Thirteen leaders of Liberia's toppled ruling elite were executed by firing squad here today before hundreds of shouting, cheering soldiers and civilians.
The 13 men, who had formed the top echelon of the oligarchy that had held largely unchallenged power since Liberia's founding 133 years ago by freed American slaves, died tied to posts with their backs to the Atlantic shore on which their 19th century forebears first set foot.
Those executed included Frank Tolbert, brother of assassinated president William Tolbert, who was slain in the April 12 coup of noncommissioned Army officers, and former foreign minister C. Cecil Dennis.
Trussed to a hastily placed steel pole, Frank Tolbert, once the powerful president of the Senate, began to sink slowly to the ground, unable to stand on his quaking legs as he awaited the shot. Saliva drooled from his mouth as he slumped against a cord tied tightly around his bare chest.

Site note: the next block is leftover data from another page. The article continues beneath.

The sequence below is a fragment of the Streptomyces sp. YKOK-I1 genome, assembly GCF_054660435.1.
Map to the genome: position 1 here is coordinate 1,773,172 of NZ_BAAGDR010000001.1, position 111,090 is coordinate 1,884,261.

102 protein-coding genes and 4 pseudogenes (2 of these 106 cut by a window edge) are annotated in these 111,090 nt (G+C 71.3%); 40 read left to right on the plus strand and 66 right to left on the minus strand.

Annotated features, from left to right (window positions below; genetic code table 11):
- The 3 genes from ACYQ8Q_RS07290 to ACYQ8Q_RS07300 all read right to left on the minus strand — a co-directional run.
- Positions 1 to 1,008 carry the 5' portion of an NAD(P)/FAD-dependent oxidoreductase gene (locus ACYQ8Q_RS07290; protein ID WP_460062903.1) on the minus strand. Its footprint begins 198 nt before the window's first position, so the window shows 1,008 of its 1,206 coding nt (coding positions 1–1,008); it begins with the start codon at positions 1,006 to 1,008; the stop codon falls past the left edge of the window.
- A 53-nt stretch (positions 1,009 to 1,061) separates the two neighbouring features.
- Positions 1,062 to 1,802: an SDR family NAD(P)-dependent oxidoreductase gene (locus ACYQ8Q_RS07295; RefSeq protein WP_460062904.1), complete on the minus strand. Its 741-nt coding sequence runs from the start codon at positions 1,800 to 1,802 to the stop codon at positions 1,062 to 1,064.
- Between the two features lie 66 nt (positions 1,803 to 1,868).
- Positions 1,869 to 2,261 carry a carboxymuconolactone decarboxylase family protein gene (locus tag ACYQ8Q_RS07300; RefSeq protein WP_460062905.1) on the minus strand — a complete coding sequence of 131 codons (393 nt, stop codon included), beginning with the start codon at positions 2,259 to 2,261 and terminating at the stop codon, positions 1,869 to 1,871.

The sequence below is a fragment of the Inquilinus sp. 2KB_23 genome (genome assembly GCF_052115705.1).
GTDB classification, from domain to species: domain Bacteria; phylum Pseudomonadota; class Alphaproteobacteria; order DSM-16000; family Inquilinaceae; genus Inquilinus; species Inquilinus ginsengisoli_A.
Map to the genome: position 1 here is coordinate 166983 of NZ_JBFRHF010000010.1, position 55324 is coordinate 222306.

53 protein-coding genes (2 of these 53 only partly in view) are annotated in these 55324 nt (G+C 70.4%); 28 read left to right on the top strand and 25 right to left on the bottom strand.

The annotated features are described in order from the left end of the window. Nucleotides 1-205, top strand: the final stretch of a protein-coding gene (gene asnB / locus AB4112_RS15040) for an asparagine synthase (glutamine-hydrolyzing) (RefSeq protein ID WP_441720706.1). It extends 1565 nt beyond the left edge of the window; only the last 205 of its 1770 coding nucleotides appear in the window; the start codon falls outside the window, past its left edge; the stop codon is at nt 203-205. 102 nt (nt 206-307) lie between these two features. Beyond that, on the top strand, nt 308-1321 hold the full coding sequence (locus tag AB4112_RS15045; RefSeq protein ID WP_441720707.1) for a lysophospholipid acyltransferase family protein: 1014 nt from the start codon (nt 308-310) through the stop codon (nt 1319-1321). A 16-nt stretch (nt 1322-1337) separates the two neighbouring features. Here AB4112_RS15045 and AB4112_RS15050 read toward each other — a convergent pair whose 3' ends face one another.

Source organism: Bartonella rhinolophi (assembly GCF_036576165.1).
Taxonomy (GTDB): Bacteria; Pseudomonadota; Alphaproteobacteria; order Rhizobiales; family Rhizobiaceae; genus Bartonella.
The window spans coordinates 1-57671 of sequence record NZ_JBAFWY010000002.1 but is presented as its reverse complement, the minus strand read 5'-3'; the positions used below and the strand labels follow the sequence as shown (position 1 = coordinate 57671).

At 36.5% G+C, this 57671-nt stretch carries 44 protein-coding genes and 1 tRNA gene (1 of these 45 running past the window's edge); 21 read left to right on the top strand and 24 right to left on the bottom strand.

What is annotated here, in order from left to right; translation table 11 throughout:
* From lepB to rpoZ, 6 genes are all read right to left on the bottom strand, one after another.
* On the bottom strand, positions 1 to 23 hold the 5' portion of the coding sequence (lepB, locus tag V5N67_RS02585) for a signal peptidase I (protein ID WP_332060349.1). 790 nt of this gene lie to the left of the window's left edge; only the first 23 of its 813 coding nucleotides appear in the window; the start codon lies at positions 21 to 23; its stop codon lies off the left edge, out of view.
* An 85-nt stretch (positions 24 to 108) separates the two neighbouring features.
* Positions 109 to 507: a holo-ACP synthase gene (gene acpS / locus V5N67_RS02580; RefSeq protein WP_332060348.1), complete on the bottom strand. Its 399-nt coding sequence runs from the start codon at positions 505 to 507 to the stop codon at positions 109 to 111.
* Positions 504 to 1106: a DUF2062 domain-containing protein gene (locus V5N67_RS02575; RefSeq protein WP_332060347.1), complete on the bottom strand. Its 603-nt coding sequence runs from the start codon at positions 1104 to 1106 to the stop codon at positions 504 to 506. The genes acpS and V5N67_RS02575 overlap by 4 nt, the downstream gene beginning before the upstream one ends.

Soldiers laughed and tormented the men. Former foreign minister Dennis stared stoically into the crowd as one of the soldiers stomped on his feet. Dennis closed his eyes and mouthed a prayer, and another soldier shouted, "You lie! You don't know God!"
Their deaths came following a coup that ended a belated effort to reform an archaic system of government that had for too long held on to century-old concepts that only the propertied should rule and have access to power. That system was swept away today as Liberia was thrust violently into 20th century Africa.
The announcement of the planned executions came matter-of-factly this afternoon following a 10-minute press conference at the executive mansion by Liberia's military head of state. Master Sgt. Samuel K. Doe. Doe led the coup that toppled the Tolbert government and killed 27 other officials of the government and the ruling True Whig Party.
As the press conference broke up, the new minister of information, Gabriel Nimely said, "Gentlemen of the press, you are all invited to the executions." n Asked who would be executed, nimely stonily replied, "enemies of the people."
The coup originated among lower-ranking officers of Liberia's indigenous Africans, the majority of the country's 1.6 million population. A selected few of Liberia's "safe" natives, derisively called "country people" up until the coup, were allowed entry into the minority ruling Americo-Liberian or "settler" class of 45,000 people, descendants of the freed American slaves.